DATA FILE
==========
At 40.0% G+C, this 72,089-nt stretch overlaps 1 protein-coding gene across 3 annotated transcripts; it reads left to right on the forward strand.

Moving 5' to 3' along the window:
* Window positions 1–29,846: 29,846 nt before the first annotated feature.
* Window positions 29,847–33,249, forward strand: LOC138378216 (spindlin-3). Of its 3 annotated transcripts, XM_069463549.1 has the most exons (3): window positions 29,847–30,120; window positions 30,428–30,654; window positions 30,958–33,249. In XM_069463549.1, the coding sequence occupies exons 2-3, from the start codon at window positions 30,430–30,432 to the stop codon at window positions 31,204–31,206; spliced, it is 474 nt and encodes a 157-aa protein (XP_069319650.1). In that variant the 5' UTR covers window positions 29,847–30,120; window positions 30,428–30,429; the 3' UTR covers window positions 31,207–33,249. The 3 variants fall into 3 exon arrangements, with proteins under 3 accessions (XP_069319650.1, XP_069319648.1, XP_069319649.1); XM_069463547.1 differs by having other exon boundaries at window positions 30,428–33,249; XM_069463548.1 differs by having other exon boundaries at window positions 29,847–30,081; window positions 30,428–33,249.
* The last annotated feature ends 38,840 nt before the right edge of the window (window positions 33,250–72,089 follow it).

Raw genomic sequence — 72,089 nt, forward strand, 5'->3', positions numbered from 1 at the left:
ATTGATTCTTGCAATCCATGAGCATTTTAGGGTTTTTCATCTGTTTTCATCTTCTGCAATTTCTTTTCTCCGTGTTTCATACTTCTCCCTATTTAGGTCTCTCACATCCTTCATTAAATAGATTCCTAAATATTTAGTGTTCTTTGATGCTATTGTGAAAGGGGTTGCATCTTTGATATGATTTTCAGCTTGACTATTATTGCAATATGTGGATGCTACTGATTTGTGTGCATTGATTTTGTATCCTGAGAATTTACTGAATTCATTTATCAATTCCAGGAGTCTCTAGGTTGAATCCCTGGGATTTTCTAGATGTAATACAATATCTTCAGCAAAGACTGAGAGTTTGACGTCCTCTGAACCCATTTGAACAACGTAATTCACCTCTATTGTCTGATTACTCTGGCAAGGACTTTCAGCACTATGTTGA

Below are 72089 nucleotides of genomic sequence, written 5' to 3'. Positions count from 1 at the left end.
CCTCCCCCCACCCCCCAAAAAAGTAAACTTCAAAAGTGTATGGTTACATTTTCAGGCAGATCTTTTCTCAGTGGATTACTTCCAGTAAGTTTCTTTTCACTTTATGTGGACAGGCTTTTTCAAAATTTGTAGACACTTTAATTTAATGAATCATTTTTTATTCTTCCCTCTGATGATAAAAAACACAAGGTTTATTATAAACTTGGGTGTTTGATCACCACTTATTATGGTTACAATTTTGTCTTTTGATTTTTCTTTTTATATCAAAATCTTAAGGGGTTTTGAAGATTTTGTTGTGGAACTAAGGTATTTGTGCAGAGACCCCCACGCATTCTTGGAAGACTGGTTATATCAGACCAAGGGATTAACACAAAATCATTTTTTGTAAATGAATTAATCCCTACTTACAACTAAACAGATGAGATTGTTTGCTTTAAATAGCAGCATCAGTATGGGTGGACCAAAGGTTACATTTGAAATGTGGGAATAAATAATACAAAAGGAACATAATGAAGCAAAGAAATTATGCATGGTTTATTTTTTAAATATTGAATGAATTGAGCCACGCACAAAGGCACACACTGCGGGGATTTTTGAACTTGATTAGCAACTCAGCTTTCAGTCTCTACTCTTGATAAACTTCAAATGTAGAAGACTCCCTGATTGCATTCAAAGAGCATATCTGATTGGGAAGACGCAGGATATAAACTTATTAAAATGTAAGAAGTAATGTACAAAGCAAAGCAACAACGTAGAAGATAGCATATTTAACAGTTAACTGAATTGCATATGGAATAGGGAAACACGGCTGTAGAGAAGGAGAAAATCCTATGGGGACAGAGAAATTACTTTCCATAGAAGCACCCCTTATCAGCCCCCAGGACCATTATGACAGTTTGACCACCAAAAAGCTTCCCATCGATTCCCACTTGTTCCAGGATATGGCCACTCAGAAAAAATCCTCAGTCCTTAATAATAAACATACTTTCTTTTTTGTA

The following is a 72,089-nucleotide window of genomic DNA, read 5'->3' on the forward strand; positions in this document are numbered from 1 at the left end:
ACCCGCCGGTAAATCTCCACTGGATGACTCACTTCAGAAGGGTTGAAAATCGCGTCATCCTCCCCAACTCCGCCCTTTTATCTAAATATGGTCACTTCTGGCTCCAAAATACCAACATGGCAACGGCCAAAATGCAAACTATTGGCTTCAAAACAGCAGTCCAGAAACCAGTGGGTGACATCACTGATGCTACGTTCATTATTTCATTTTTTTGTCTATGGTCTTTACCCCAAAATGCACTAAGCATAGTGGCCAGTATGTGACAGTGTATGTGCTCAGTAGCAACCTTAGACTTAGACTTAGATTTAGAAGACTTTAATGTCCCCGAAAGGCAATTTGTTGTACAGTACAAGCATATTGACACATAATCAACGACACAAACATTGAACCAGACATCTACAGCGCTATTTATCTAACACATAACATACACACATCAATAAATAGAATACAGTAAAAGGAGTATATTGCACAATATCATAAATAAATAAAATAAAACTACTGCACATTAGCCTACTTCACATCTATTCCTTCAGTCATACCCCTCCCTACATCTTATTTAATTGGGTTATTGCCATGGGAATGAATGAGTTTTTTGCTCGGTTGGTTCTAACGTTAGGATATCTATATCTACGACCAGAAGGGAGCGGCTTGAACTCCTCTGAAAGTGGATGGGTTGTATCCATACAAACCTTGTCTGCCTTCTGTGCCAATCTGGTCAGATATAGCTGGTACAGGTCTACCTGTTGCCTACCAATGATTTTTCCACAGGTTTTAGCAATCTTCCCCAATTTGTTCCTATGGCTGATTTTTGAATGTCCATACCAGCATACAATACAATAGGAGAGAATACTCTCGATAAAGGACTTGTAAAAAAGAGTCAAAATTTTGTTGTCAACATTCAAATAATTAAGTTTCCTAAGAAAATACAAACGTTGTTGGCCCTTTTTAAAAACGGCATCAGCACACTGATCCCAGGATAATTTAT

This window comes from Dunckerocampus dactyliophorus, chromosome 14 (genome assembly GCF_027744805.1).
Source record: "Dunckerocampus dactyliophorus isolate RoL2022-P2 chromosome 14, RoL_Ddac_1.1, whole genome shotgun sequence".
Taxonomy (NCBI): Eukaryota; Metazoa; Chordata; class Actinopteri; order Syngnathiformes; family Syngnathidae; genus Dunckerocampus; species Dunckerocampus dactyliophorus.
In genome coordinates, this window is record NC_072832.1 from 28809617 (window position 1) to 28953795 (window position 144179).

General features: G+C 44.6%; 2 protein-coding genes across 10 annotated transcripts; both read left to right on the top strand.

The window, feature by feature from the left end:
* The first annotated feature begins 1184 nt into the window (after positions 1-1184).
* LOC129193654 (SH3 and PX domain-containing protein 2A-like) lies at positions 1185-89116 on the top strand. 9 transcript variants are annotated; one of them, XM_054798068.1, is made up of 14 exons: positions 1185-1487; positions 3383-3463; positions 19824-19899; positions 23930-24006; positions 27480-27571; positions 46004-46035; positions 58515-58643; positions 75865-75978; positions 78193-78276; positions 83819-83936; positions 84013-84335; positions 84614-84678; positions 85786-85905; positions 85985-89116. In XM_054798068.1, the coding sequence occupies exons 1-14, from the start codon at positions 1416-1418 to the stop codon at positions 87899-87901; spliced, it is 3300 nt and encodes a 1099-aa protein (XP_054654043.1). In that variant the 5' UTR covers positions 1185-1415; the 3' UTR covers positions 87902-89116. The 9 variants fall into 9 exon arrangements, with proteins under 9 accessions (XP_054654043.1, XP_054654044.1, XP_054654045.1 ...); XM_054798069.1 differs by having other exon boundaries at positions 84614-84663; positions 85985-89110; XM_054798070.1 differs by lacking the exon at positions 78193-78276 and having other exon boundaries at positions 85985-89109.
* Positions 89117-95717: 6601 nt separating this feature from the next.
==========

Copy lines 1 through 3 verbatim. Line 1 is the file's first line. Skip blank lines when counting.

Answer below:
At 40.0% G+C, this 72,089-nt stretch overlaps 1 protein-coding gene across 3 annotated transcripts; it reads left to right on the forward strand.

Moving 5' to 3' along the window:
* Window positions 1–29,846: 29,846 nt before the first annotated feature.